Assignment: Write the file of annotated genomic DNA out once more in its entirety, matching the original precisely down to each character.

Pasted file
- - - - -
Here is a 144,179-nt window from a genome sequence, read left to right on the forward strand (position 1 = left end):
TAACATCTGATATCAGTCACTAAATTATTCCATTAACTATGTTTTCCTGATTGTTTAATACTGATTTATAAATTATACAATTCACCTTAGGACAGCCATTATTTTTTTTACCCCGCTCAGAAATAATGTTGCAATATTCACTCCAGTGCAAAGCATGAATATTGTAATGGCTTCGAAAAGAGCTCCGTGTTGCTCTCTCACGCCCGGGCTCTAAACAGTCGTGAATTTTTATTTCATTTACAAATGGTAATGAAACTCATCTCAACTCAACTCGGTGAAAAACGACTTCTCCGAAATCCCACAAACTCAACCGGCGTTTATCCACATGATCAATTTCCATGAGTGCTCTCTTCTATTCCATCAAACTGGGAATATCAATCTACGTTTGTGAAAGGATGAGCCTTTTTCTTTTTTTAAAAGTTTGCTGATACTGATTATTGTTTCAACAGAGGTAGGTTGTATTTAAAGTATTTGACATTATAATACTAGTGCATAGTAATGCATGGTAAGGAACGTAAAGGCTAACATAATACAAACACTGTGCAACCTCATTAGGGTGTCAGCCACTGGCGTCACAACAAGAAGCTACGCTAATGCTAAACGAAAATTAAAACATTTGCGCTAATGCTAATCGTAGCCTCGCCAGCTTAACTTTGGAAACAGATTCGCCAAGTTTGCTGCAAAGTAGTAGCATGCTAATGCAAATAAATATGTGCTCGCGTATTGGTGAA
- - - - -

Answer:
Here is a 144,179-nt window from a genome sequence, read left to right on the forward strand (position 1 = left end):
TAACATCTGATATCAGTCACTAAATTATTCCATTAACTATGTTTTCCTGATTGTTTAATACTGATTTATAAATTATACAATTCACCTTAGGACAGCCATTATTTTTTTTACCCCGCTCAGAAATAATGTTGCAATATTCACTCCAGTGCAAAGCATGAATATTGTAATGGCTTCGAAAAGAGCTCCGTGTTGCTCTCTCACGCCCGGGCTCTAAACAGTCGTGAATTTTTATTTCATTTACAAATGGTAATGAAACTCATCTCAACTCAACTCGGTGAAAAACGACTTCTCCGAAATCCCACAAACTCAACCGGCGTTTATCCACATGATCAATTTCCATGAGTGCTCTCTTCTATTCCATCAAACTGGGAATATCAATCTACGTTTGTGAAAGGATGAGCCTTTTTCTTTTTTTAAAAGTTTGCTGATACTGATTATTGTTTCAACAGAGGTAGGTTGTATTTAAAGTATTTGACATTATAATACTAGTGCATAGTAATGCATGGTAAGGAACGTAAAGGCTAACATAATACAAACACTGTGCAACCTCATTAGGGTGTCAGCCACTGGCGTCACAACAAGAAGCTACGCTAATGCTAAACGAAAATTAAAACATTTGCGCTAATGCTAATCGTAGCCTCGCCAGCTTAACTTTGGAAACAGATTCGCCAAGTTTGCTGCAAAGTAGTAGCATGCTAATGCAAATAAATATGTGCTCGCGTATTGGTGAA